well the steel works gives employment that’s a start
but what they found was worse than what they’d left
but with the taste of freedom burning in their hearts
september found them headed for the west

at calgary they saw the winter out
and the icy northern snows blew thick and wild
and late one night he heard his lady shout
that the time had come to have their precious child

well he did his best to save the seed he’d sown
and soon he heard the babie’s gentle cries
but the new life she had given cost her own
and he saw the love light dying in her eyes

the preachers words made such a mournful sound
as they laid her body in the frozen clay
and the dreams they shared were buried in the ground
in the foothills of the rockies far away
Track Name: The Barnyards of Delgaty
as i came in by turra market
turra market for to fee
i fell in wi' a farmer chiel
the barnyards of delgaty

lintin addie toorin addie
lintin addie toorin ee
lintin lowrin lowrin lowrin
the barnyards of delgaty

he promised me the ae best pair
that e’er i set my e'en upon
when i gaed to the barnyards
there was naething there but skin and bone

the auld black horse sat on its rump
the auld white mare lay on her wime
and for all that i could hup and crack
they wouldna rise at yokin' time

when i gae to the kirk on sunday
many's the bonnie lass i see
sitting by her faither's side
and winkin o'er the pews at me

i can drink and no be drunk
i can fecht and no be slain
i can lie wi another man's lass
and aye be welcome to my ain

noo my candle is brunt oot
my snotter's fairly on the wane
sae fare ye weel ye barnyards
ye'll never catch me here again
Track Name: Cowboy Song
cowboy song
p. lynott & b. downey

i am just a cowboy lonesome on the trail
starry night, campfire light
coyote calls and the howling winds wail
so i’ll let out to the old sundown

i am just a cowboy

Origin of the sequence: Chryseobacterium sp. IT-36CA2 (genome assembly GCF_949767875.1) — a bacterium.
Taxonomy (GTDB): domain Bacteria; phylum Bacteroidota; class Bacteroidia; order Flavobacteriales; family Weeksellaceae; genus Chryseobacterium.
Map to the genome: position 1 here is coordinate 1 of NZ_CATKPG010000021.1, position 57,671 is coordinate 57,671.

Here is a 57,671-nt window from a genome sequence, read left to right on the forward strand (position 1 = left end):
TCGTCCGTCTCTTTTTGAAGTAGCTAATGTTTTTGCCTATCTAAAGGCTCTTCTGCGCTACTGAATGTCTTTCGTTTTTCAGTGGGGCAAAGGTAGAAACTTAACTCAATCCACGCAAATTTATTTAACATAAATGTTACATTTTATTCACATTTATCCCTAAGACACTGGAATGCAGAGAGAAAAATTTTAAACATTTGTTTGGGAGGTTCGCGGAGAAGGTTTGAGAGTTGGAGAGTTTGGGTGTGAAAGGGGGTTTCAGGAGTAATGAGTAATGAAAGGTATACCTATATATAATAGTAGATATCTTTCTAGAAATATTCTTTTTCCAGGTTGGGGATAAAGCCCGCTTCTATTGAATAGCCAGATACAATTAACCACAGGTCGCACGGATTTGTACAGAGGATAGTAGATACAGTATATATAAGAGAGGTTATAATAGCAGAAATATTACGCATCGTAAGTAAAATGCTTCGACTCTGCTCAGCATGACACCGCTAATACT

lonesome on the trail
lord I’m just looking for a certain female
nights we spent together
riding on the range
looking back now it all seems so strange

roll me over and turn me around
let me spinning till i hit the ground
roll me over and let me go
riding free with the buffalo

i was stuck in texas
i did not know her name
oh these southern girls they all seem the same
down below the border
in a town in mexico
i got a job
bustin broncs with the rodeo


roll me over and let me go
and i’ll move my fingers up and down
up and down
it’s alright amigo just let me go
just let me go

Track Name: Brand New Legacy
brand new legacy
m. drennon

davey lives out on the plain
he knows the silence in his home
hides secrets and stories of people and places
long long forgotten long left behind
oh grandmother where did my family come from
remember for me what you’ve heard
my darling it’s over it’s worn out and gone
even as she recalls her own grandmothers words

go now leave now leave me right here
i can’t take no more of this lingering
go and find a new life forget all this strife
go find yourself a brand new legacy

davey goes to church and prays
in a faith just eighty years old
it’s a feeling he’s had since he was a lad
that something was his but never was told
oh who was that man they call patrick the saint
who taught all his people to see
did he speak the truth then did he touch my own kin
did he leave me his own legacy

he wonders why the songs of ireland
strike deep in his heart and his blood
he won’t know his clan fought against poverty wrought
by the landlords and kings throughout his homeland
when the chieftain was hunted and fled for his life
his true love had bid him goodbye
knowing she’d never see him or speak of him more
and his story would die with the darkening sky
Track Name: A Man's a Man for a' That
is there for honest poverty that hangs his head and a’ that
the coward slave we pass him by we dare be poor for a’ that
for a’ that and a’ that our toils obscure for a’ that
their rank is but their guinea stamp the man’s the gold for a’ that

for tho on homely fare we dine wear hodden* gray and a’ that
give fools their silks and knaves their wine a man’s a man for a’ that
for a’ that and a’ that their tinsel show an a’ that
the honest man tho e’re so poor is king of men for a’ that

you see yon birkie* called a lord wha’ struts and stares and a’ that
tho hundreds worship at his word, he’s but a fool for a’ that
for a’ that and a’ that his ribband star and a’ that
the man of independent mind he looks and laughs at a’ that

a prince can make a belted knight a marquis, duke and a’ that
but an honest man’s above his might good faith! he must not fall, that
for a’ that and a’ that their dignities and a’ that
the pith* of sense and pride of work are higher rank than a’ that

then let us pray that come it may and come it will for a’ that
that sense o’ worth o’er all the earth shall bear the gree* for a’ that
for a’ that and a’ that it’s comin’ yet, for a’ that
that man to man the world o’er shall brothers be, for a’ that!

*Old Scots terms:
hodden: roughest, poor quality wool
birkie: young lad
pith: core, substance
bear the gree: have first priority